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The Effect of the Height of an Object's Center of Gravity

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Author: Janice VanCleave

Some toys are designed so that when they are pushed, they may wobble back and forth but they don't fall down. No matter how far this kind of toy is pushed, it returns to its upright position. This ability to be moved and to return to the original position is an example of mechanical stability. An object is in equilibrium when all the forces acting on it are balanced. There are three types of equilibrium—stable, unstable, and neutral.

In this project, you will move different objects and trace the paths of their centers of gravity. You will investigate the effect of the height of an object's center of gravity, as well as the width of the object's base, on mechanical stability. You will construct an object with great mechanical stability, or stable equilibrium. You will also learn about the differences among stable, unstable, and neutral equilibriums.

Getting Started

Purpose: To model the motion of an object's center of gravity when the object is tilted.

Materials

  • pencil
  • ruler
  • 6-by-10-inch (15-by-25-cm) piece of poster board
  • 2-by-8-inch (5-by-20-cm) piece of poster board
  • one-hole paper punch
  • 4-by-8-inch (5-by-20-cm) piece of graph paper
  • transparent tape

Procedure

Mechanical Stability: Resistance to Falling Over

  1. Use the pencil and ruler to draw a line across the large piece of poster board, 2 inches (5 cm) from one long edge. This will be line A.
  2. Draw a line down the center of the small strip of poster board from one short edge to the other. Make a dot in the center of this line. Using the paper punch, make a hole through the poster board at this dot.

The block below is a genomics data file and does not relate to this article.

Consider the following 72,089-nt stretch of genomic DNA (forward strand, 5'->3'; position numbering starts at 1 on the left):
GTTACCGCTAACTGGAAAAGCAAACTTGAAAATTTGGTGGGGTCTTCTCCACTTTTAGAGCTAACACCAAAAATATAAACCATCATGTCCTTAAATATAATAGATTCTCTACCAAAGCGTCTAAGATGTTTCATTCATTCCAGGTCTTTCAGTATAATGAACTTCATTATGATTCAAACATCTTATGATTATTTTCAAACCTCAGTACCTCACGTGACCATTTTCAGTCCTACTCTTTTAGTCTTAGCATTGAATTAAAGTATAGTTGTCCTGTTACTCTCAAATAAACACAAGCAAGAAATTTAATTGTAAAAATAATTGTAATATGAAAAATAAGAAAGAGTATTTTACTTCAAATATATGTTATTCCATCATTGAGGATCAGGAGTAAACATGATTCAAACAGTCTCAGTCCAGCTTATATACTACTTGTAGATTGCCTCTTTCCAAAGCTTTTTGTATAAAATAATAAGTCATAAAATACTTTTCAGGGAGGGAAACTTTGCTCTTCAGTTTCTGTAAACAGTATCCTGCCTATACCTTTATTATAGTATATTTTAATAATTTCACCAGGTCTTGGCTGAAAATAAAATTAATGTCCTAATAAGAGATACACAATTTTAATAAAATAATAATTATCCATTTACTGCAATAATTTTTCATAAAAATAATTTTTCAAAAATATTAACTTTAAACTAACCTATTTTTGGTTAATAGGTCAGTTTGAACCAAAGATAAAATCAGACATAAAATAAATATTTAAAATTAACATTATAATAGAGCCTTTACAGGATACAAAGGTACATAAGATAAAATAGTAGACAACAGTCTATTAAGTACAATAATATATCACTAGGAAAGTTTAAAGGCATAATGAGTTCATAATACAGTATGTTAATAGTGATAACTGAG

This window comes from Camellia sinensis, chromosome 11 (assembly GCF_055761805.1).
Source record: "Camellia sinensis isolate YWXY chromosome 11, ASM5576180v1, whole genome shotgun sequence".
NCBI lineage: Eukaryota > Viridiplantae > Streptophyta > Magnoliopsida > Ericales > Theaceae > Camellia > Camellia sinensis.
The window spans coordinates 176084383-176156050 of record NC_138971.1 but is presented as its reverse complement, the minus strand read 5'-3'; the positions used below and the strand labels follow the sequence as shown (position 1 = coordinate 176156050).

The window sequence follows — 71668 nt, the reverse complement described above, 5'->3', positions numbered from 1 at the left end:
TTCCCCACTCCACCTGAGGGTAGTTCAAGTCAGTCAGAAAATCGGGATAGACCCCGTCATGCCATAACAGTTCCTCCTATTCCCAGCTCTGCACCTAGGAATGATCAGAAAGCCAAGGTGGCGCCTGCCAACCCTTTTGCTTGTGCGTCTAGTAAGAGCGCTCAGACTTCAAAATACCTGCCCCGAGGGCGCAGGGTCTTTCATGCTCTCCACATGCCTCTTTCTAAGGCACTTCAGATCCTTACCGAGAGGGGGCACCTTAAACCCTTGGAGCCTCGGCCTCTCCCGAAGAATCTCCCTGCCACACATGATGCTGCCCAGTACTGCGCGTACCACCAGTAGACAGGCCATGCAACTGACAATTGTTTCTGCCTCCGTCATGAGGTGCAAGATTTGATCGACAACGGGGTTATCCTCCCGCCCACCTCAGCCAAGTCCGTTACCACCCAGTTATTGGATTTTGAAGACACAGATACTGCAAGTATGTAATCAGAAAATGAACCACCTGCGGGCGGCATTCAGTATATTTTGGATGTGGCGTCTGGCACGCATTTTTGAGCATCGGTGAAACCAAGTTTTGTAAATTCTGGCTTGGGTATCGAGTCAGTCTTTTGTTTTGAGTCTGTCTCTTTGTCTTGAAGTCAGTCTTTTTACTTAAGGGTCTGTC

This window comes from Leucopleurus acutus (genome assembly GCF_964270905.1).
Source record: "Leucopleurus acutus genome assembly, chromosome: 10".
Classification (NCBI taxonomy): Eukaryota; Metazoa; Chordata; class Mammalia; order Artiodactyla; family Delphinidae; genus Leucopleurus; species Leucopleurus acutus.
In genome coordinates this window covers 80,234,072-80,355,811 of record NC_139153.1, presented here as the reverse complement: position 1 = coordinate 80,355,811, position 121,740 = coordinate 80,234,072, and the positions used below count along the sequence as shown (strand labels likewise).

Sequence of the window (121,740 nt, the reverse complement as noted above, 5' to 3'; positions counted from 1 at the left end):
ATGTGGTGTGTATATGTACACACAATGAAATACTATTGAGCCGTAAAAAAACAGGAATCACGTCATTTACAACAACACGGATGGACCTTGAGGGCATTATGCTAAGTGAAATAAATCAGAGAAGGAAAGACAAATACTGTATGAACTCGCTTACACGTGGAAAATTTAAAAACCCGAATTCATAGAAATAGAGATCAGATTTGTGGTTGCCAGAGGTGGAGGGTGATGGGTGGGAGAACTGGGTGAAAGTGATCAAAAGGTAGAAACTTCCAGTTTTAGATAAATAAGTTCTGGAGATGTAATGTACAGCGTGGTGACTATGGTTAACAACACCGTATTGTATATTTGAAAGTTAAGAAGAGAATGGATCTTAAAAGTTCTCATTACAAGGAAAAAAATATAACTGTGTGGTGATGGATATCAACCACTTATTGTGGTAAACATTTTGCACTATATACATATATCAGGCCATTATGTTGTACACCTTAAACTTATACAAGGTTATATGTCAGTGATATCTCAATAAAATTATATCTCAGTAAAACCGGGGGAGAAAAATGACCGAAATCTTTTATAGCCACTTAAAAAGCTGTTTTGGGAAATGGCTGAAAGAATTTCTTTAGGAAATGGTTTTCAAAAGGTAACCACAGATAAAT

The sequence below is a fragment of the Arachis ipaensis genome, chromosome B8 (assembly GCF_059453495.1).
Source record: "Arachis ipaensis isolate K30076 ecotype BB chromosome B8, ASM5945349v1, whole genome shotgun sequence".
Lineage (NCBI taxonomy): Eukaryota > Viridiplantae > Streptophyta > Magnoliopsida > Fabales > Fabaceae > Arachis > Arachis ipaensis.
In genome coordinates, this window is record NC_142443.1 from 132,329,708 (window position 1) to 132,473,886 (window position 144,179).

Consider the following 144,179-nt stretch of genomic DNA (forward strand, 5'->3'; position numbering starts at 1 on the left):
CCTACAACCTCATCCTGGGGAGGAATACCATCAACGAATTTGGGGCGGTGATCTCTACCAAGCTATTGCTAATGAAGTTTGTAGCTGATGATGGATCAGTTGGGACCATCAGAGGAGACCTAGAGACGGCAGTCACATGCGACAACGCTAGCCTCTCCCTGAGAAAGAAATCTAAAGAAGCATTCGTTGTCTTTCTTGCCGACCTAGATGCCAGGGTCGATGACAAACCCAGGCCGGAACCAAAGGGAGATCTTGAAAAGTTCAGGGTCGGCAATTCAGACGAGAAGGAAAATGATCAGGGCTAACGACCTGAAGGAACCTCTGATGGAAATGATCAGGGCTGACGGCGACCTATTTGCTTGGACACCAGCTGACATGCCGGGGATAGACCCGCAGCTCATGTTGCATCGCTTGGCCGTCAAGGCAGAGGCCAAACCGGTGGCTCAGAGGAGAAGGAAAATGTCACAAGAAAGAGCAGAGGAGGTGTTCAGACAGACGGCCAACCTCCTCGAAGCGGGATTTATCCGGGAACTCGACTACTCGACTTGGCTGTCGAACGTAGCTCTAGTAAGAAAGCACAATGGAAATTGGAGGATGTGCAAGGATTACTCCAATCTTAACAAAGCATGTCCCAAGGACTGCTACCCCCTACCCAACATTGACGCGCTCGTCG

3. Label one short edge of the poster board strip "Bottom," then cut a second hole in the strip in the right corner of the bottom edge.
  4. Lay the small strip of poster board on the larger piece of poster board so that their bottom edges are together and the left side of the strip is on line A.
  5. Use the pencil to trace the bottom hole in the strip on the large piece of poster board. lift the paper strip and use the paper hole-punch to cut out the tracing on the poster board.
  6. Lay the strip on the large piece of poster board as in step 4. Then insert the paper brad through the holes (bottom hole in the strip and hole in the poster board). The brad will secure the two pieces together.
  7. Lay the piece of graph paper under the paper strip and secure it with tape, then tape the large poster board piece to a table (see Figure 2.1).
  8. Hold the pencil with its point through the hole in the center of the poster board strip.
  9. Use the pencil to rotate the poster board strip, marking a line to the edge of the graph paper.
  10. Remove the pencil, then rotate the strip to the left and observe the path marked on the graph paper.

Results

The path on the graph paper shows that the hole in the poster board strip initially rises as the strip is rotated.

Why?

Since the poster board strip is symmetrical with uniform density, its center of gravity is in the center, where you made the hole. Before being rotated, the strip represents an object in static equilibrium (the state of an object that is not in motion, that is at rest). When rotated a small angular distance, the center of gravity of the poster board initially rises as indicated by the path of the hole traced on the paper. This demonstrates that if an object's center of gravity is in the center of the object, the center of gravity initially rises when the object is rotated or tilted slightly.

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